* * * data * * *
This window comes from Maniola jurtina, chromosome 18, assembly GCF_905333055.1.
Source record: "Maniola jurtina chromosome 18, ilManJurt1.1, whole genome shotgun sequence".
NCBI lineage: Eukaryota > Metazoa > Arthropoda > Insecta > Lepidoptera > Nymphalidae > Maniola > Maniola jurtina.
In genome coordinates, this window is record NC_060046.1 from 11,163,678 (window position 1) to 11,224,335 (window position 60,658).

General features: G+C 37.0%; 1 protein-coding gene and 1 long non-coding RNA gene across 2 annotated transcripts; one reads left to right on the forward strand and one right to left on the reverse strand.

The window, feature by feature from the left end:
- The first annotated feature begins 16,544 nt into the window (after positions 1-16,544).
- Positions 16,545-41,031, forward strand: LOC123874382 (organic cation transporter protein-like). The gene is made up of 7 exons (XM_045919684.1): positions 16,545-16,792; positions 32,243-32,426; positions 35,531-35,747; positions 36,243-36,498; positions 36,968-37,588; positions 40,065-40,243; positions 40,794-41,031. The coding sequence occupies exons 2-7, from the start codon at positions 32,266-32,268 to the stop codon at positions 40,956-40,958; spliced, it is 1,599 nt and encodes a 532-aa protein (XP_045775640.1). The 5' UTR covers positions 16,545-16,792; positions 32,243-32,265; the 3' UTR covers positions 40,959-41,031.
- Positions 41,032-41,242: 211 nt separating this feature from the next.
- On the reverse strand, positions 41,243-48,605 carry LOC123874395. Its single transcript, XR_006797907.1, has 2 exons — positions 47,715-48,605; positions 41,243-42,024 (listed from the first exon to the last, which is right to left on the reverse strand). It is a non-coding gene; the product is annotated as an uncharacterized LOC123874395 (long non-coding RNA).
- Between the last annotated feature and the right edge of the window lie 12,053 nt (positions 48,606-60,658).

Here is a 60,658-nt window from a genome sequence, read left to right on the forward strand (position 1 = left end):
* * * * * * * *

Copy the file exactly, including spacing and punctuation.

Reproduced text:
This window comes from Maniola jurtina, chromosome 18, assembly GCF_905333055.1.
Source record: "Maniola jurtina chromosome 18, ilManJurt1.1, whole genome shotgun sequence".
NCBI lineage: Eukaryota > Metazoa > Arthropoda > Insecta > Lepidoptera > Nymphalidae > Maniola > Maniola jurtina.
In genome coordinates, this window is record NC_060046.1 from 11,163,678 (window position 1) to 11,224,335 (window position 60,658).

General features: G+C 37.0%; 1 protein-coding gene and 1 long non-coding RNA gene across 2 annotated transcripts; one reads left to right on the forward strand and one right to left on the reverse strand.

The window, feature by feature from the left end:
- The first annotated feature begins 16,544 nt into the window (after positions 1-16,544).
- Positions 16,545-41,031, forward strand: LOC123874382 (organic cation transporter protein-like). The gene is made up of 7 exons (XM_045919684.1): positions 16,545-16,792; positions 32,243-32,426; positions 35,531-35,747; positions 36,243-36,498; positions 36,968-37,588; positions 40,065-40,243; positions 40,794-41,031. The coding sequence occupies exons 2-7, from the start codon at positions 32,266-32,268 to the stop codon at positions 40,956-40,958; spliced, it is 1,599 nt and encodes a 532-aa protein (XP_045775640.1). The 5' UTR covers positions 16,545-16,792; positions 32,243-32,265; the 3' UTR covers positions 40,959-41,031.
- Positions 41,032-41,242: 211 nt separating this feature from the next.
- On the reverse strand, positions 41,243-48,605 carry LOC123874395. Its single transcript, XR_006797907.1, has 2 exons — positions 47,715-48,605; positions 41,243-42,024 (listed from the first exon to the last, which is right to left on the reverse strand). It is a non-coding gene; the product is annotated as an uncharacterized LOC123874395 (long non-coding RNA).
- Between the last annotated feature and the right edge of the window lie 12,053 nt (positions 48,606-60,658).

Here is a 60,658-nt window from a genome sequence, read left to right on the forward strand (position 1 = left end):